The opponents seeking to block voters from weighing in on a ballot measure legalizing medical marijuana withdrew their lawsuit on Monday, after asking a judge in May for an emergency ruling to stop the initiative.
The withdrawal clears the path for what is perhaps the most contested measure that will be on Utah’s ballot in November, yet which has strong support among voters.
Blake T. Ostler, an attorney for the group Drug Safe Utah, which is led by the Utah Medical Association, said he believed there was an issue with challenging the measure before voters weigh in. The challenge lacked what, in legal terms, is called “ripeness.”
They may sue to overturn the law if voters approve it, contending the measure may be gaining support with voters because they don’t know what’s in it.
“Expecting the voters of the state of Utah to read it and understand it as is required by law is a very tall tale,” Ostler said. “They’re getting media reports about what this does and making decisions about it.”
Ostler also said he filed to withdraw the lawsuit because things are moving quickly at the federal level, where cannabis with more than 0.3 percent of the psychoactive ingredient THC is illegal.
“This is a ramrod of people who stand to make billions of dollars to be able to exploit people the same way tobacco growers and opioid manufacturers did,” Ostler said. “This is not in the medical interest of those who need medical marijuana if there are appropriate uses that can be designated.”
Congress has taken action to allow cannabis and products with no more than 0.3 percent THC, and the U.S. Food and Drug Administration last week approved a cannabis-based drug for treating epilepsy.
The Utah ballot initiative, if passed, would allow residents to get medical marijuana cards to treat conditions like chronic pain, epilepsy, HIV and AIDS, post-traumatic stress disorder and other conditions.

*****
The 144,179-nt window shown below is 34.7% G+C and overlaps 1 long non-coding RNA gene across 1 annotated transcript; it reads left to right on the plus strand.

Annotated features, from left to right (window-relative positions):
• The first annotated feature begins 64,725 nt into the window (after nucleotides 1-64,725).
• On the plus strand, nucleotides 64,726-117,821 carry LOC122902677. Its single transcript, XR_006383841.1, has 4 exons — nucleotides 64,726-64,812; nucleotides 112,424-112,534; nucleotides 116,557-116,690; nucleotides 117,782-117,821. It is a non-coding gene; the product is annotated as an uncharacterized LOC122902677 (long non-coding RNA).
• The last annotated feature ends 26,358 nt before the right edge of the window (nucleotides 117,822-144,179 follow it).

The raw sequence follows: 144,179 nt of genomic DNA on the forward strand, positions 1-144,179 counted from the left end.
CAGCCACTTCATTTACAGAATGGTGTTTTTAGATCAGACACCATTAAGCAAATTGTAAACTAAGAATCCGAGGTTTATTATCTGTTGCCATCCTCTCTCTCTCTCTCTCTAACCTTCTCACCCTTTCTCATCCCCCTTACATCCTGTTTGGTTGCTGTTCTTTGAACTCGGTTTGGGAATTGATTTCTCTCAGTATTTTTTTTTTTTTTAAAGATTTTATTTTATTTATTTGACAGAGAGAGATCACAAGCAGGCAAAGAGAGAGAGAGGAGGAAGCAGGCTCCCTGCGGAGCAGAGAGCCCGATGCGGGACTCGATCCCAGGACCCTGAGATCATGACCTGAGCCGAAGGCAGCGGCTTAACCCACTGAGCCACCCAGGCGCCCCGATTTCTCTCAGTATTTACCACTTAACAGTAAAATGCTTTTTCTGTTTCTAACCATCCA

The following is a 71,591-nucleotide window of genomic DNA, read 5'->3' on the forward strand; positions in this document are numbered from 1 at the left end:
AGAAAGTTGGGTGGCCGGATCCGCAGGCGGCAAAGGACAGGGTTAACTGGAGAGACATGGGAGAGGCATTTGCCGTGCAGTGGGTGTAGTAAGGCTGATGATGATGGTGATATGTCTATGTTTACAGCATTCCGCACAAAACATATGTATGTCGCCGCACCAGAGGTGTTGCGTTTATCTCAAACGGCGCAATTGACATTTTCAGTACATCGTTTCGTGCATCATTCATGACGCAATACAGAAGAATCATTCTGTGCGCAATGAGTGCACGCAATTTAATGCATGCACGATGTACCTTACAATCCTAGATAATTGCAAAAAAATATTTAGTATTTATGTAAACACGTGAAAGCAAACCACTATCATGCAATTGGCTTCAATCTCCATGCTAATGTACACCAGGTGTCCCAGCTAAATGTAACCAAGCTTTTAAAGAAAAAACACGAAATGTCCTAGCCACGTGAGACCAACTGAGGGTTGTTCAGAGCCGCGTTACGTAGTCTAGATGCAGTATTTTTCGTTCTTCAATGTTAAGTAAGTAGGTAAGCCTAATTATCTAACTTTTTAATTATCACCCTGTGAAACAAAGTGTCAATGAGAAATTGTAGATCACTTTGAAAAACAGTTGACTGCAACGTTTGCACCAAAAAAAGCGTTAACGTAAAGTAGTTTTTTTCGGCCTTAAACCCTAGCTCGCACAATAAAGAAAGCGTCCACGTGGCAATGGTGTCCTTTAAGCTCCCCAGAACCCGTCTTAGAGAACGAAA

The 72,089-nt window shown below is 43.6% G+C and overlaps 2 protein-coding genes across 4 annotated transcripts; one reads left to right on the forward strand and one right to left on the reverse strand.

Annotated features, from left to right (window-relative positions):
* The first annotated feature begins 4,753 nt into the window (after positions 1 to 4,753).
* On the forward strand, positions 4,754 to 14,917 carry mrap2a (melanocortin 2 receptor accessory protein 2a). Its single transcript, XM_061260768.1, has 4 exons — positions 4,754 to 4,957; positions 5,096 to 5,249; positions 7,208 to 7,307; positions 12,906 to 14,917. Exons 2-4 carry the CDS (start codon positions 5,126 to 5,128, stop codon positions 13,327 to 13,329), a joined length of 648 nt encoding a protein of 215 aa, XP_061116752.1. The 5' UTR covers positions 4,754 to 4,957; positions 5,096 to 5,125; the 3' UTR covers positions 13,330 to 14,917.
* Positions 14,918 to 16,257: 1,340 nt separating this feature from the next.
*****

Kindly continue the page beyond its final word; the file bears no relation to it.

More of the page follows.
The cannabis products that would be bought and sold if the ballot measure passes would not be restricted to less than 0.3 percent THC, meaning they would be federally illegal unless Congress removes marijuana from the Controlled Substances Act.
Thirty other states have already legalized marijuana despite the federal ban. Oklahoma voters approved a measure to legalize medical marijuana last week. Eight states, including Utah neighbors Nevada and Colorado, have legalized marijuana for use by medical patients and anyone over 21 years old.
Anticipating the marijuana ballot measure, the Utah Legislature passed bills that will legalize marijuana for patients who are expected to die within six months. But proponents have pushed forward, saying cannabis can help a much wider group of patients.
“With this frivolous lawsuit dropped now by Drug Safe Utah, the patients and advocates of cannabis reform in Utah are one step closer today to giving medical patients access to their medicine, without being criminalized, than we were yesterday,” said DJ Schanz, director of the Utah Patients Coalition.
The measure has support from about two-thirds of Utah’s voters, according to a poll released this weekend from The Salt Lake Tribune-Hinckley Institute of Politics. That’s a slight dip from past polls, which showed the initiative had support from three in every four voters.
The drop came after opposition from the LDS Church, the Utah Medical Association and several prominent Republicans in the state, including Gov. Gary Herbert.